Four days after Magistrate Judge Poretz entered his order, the Virgin Islands district court entered an order compelling Plaintiffs to produce to another defendant records of e-mails deleted from a personal computer. This order specifically noted that the Virgin Islands district court could not compel production of a computer owned by Brainwave since the court lacked authority to serve process outside the District of the Virgin Islands. Interpreting this order to require discovery of records contained on this Brainwave computer, Wyndham moved to reconsider Magistrate Judge Poretz’s initial order. Magistrate Judge Thomas R. Jones, Jr. denied reconsideration, concluding that Magistrate Judge Poretz’s order ? which addressed Wyndham’s “grossly overbroad” deposition discovery ? was not inconsistent with the Virgin Islands district court’s order ? which addressed only another defendant’s request for physical inspection of Plaintiffs’ personal computers.


Wyndham timely filed objections to the orders entered by Magistrate Judges Poretz and Jones. After hearing argument from the parties, the district court overruled Wyndham’s objections and affirmed both magistrate judges’ orders. This appeal followed.



Brainwave contends that we lack jurisdiction to entertain Wyndham’s appeal because the district court’s order is an interlocutory order not appealable under 28 U.S.C. ? 1291 (providing for appeals from “final decisions of the district courts”). Ordinarily, our jurisdiction is limited to appeals from final orders that “end[] the litigation on the merits and leave nothing for the court to do but execute the judgment.” Catlin v. United States, 324 U.S. 229, 233, 65 S.Ct. 631, 89 L.Ed. 911 (1945). Under the collateral order doctrine, however, we may entertain an appeal from an otherwise interlocutory order if that order (1) conclusively determines the issue before the lower court, (2) resolves an important question independent of the subject matter of the litigation, and (3) is effectively unreviewable on appeal from a final judgment in the case. Cohen v. Beneficial Ind. Loan Corp., 337 U.S. 541, 546, 69 S.Ct. 1221, 93 L.Ed. 1528 (1949); Under Seal v. Under Seal, 326 F.3d 479, 481-84 (4th Cir.2003).


Discovery orders are “inherently interlocutory” and typically not appealable. McCook Metals LLC v. Alcoa, Inc., 249 F.3d 330, 335 (4th Cir.2001). In the ordinary course, the same court that enters a discovery order will enter a final judgment in the case; on appeal from that final judgment, the party aggrieved by a discovery order may challenge that order along with any other orders entered in the case. In that situation, there is no need for immediate appellate review. Ancillary discovery proceedings are different. In an ancillary proceeding, a party to the underlying lawsuit goes to another court (the ancillary court) to compel discovery from a nonparty. If the nonparty resists, then the ancillary court adjudicates the discovery dispute and the parties go on about their litigation in the original court.


We have held that the collateral order doctrine does not authorize appeal from an order granting discovery from a nonparty in an ancillary proceeding. MDK, Inc. v. Mike’s Train House, Inc., 27 F.3d 116, 120-22 (4th Cir.1994). See also 15B C. Wright, A. Miller & E. Cooper, Federal Practice & Procedure: Jurisdiction 2d ? 3914.24, at 174 (1992) (stating that “[t]he general rule persists that an ancillary proceeding”). We have not yet addressed the question whether appeal should be permitted from an ancillary order denying discovery from a nonparty where the underlying lawsuit is pending in another circuit. See McCook, 249 F.3d at 335; MDK, 27 F.3d at 121.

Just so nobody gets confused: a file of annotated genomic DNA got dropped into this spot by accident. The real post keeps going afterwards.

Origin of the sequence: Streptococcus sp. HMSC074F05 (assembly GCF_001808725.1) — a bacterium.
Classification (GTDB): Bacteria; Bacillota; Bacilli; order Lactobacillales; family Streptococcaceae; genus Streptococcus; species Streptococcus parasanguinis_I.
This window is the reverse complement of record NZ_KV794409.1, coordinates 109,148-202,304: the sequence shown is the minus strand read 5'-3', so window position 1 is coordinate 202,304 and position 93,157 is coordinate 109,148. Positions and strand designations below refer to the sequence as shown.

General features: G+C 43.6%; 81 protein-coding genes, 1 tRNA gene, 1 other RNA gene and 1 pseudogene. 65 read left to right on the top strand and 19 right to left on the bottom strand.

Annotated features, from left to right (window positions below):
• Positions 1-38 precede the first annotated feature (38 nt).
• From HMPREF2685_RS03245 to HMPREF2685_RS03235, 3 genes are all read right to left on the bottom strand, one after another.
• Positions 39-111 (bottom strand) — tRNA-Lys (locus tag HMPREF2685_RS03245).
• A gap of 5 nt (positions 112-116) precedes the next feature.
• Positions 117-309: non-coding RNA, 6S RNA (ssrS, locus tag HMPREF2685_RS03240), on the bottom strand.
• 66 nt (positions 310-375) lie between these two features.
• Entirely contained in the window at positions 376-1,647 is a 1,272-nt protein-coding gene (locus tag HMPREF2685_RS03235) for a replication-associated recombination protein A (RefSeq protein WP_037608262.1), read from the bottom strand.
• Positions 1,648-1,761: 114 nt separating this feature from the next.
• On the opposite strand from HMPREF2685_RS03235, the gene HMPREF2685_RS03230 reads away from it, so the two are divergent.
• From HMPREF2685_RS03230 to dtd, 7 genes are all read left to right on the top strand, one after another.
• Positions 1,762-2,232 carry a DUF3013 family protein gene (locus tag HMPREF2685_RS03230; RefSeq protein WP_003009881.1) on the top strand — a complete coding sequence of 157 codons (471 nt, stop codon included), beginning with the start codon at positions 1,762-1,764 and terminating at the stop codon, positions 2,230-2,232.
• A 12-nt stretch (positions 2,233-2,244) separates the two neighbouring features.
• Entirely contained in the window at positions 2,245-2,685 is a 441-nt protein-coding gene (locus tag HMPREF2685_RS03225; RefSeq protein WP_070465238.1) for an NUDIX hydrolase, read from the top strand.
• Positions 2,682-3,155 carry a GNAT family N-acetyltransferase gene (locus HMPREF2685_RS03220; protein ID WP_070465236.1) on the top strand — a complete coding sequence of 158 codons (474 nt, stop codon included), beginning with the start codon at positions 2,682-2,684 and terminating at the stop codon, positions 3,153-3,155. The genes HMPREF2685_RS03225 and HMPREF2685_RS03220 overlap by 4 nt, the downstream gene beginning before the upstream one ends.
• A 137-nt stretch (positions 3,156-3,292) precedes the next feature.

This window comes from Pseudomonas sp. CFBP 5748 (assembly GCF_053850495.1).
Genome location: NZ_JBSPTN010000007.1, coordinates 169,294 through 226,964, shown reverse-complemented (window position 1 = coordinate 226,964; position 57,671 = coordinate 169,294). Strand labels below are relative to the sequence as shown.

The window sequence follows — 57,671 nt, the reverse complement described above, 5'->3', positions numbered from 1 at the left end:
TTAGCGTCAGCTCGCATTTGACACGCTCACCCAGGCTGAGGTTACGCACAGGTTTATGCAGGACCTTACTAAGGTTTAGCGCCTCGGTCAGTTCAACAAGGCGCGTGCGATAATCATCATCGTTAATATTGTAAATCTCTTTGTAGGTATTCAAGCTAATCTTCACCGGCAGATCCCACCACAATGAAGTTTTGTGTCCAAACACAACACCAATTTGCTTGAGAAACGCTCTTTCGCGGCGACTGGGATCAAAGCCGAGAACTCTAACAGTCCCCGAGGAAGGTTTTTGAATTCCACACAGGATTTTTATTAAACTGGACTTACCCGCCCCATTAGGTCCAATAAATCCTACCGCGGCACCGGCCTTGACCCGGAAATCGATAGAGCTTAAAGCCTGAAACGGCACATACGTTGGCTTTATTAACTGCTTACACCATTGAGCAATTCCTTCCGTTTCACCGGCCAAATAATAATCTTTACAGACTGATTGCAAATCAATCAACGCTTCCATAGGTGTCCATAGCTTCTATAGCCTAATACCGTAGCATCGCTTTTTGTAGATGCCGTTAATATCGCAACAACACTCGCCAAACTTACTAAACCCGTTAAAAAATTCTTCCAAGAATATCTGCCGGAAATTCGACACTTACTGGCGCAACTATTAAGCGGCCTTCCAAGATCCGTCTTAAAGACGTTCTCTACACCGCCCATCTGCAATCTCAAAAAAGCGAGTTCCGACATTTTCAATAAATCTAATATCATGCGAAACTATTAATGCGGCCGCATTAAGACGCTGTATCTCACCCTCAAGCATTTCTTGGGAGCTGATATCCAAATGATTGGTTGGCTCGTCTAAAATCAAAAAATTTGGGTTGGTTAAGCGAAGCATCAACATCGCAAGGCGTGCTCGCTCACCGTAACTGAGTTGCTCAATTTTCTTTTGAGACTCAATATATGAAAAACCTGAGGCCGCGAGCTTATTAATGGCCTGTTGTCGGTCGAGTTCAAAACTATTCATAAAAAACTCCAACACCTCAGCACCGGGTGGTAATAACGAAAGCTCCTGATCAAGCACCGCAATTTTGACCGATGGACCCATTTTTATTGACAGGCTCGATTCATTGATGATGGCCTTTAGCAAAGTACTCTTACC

We adopt the uniform position of the courts of appeals and hold that an order denying discovery from a nonparty in an ancillary proceeding where the underlying lawsuit is pending in another circuit is immediately appealable as a collateral order. See Miscellaneous Docket Matter # 1 v. Miscellaneous Docket Matter # 2, 197 F.3d 922, 925 (8th Cir.1999); Cusumano v. Microsoft Corp., 162 F.3d 708, 712 (1st Cir.1998); Micro Motion, Inc. v. Kane Steel Co., Inc., 894 F.2d 1318, 1320 (Fed.Cir.1990); Corporation of Lloyd’s v. Lloyd’s U.S., 831 F.2d 33, 34 (2d Cir.1987); Northrop Corp. v. McDonnell Douglas Corp., 751 F.2d 395, 399 n. 5 (D.C.Cir.1984); CF & I Steel Corp. v. Mitsui & Co., 713 F.2d 494, 496 (9th Cir.1983); In re Rubin, 679 F.2d 29, 30 (5th Cir.1982) (per curiam); National Life Ins. Co. v. Hartford Accident & Indem. Co., 615 F.2d 595, 597 (3d Cir.1980); In re Westinghouse Elec. Corp., 570 F.2d 899, 901 (10th Cir.1978). Such an order conclusively resolves the only issues before the district court ? discovery issues affecting a nonparty ? independent of the merits of the underlying lawsuit. See Cusumano, 162 F.3d at 712; National Life Ins., 615 F.2d at 597. Moreover, the party aggrieved by an order denying discovery from a nonparty outside the circuit in which the underlying lawsuit is pending would have no means of obtaining appellate review of that order absent immediate appeal. See Miscellaneous Docket # 1, 197 F.3d at 925; Micro Motion, 894 F.2d at 1320; Rubin, 679 F.2d at 30.


Discovery orders ordinarily may be challenged through contempt proceedings in the district court. “Courts have long recognized that a party sufficiently exercised over a discovery order may resist that order, be cited for contempt, and then challenge the propriety of the discovery order in the course of appealing the contempt citation.” MDK, 27 F.3d at 121. This option is not available to a party aggrieved by an order denying discovery. By its nature, an order denying discovery cannot be disobeyed by the party seeking discovery. The only alternative, then, is to await final judgment in the underlying action and seek review of the discovery order on appeal from that judgment. This alternative is not available in cases such as this one, where the ancillary proceeding occurs outside the circuit in which the underlying lawsuit is pending.1 Any appeal from the final judgment in this case will be decided by the Third Circuit, which has no authority to upset a discovery order entered by a district court in this circuit. We conclude that we have jurisdiction under the collateral order doctrine to review the district court’s order denying Wyndham the discovery it seeks from Brainwave.